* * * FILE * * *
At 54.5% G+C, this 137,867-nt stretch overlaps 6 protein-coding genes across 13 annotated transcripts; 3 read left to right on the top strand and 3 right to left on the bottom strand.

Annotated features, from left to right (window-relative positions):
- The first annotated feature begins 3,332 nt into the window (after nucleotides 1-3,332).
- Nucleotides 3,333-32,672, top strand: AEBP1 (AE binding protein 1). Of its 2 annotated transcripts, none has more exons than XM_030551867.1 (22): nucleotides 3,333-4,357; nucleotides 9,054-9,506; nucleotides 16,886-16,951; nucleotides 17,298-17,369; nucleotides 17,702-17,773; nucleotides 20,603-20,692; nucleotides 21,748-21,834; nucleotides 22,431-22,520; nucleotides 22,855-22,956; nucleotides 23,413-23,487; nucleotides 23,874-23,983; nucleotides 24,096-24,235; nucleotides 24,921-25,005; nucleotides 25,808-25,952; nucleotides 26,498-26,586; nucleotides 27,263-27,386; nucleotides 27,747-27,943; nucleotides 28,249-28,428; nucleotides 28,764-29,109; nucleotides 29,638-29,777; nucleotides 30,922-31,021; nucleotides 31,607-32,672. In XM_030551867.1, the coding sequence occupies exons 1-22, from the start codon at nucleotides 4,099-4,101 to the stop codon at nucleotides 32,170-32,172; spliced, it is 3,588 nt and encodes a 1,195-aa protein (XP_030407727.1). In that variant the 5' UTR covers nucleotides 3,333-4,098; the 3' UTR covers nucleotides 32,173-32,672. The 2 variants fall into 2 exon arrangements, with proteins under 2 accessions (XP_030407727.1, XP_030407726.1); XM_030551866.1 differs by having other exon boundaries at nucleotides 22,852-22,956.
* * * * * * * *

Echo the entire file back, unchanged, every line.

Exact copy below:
At 54.5% G+C, this 137,867-nt stretch overlaps 6 protein-coding genes across 13 annotated transcripts; 3 read left to right on the top strand and 3 right to left on the bottom strand.

Annotated features, from left to right (window-relative positions):
- The first annotated feature begins 3,332 nt into the window (after nucleotides 1-3,332).
- Nucleotides 3,333-32,672, top strand: AEBP1 (AE binding protein 1). Of its 2 annotated transcripts, none has more exons than XM_030551867.1 (22): nucleotides 3,333-4,357; nucleotides 9,054-9,506; nucleotides 16,886-16,951; nucleotides 17,298-17,369; nucleotides 17,702-17,773; nucleotides 20,603-20,692; nucleotides 21,748-21,834; nucleotides 22,431-22,520; nucleotides 22,855-22,956; nucleotides 23,413-23,487; nucleotides 23,874-23,983; nucleotides 24,096-24,235; nucleotides 24,921-25,005; nucleotides 25,808-25,952; nucleotides 26,498-26,586; nucleotides 27,263-27,386; nucleotides 27,747-27,943; nucleotides 28,249-28,428; nucleotides 28,764-29,109; nucleotides 29,638-29,777; nucleotides 30,922-31,021; nucleotides 31,607-32,672. In XM_030551867.1, the coding sequence occupies exons 1-22, from the start codon at nucleotides 4,099-4,101 to the stop codon at nucleotides 32,170-32,172; spliced, it is 3,588 nt and encodes a 1,195-aa protein (XP_030407727.1). In that variant the 5' UTR covers nucleotides 3,333-4,098; the 3' UTR covers nucleotides 32,173-32,672. The 2 variants fall into 2 exon arrangements, with proteins under 2 accessions (XP_030407727.1, XP_030407726.1); XM_030551866.1 differs by having other exon boundaries at nucleotides 22,852-22,956.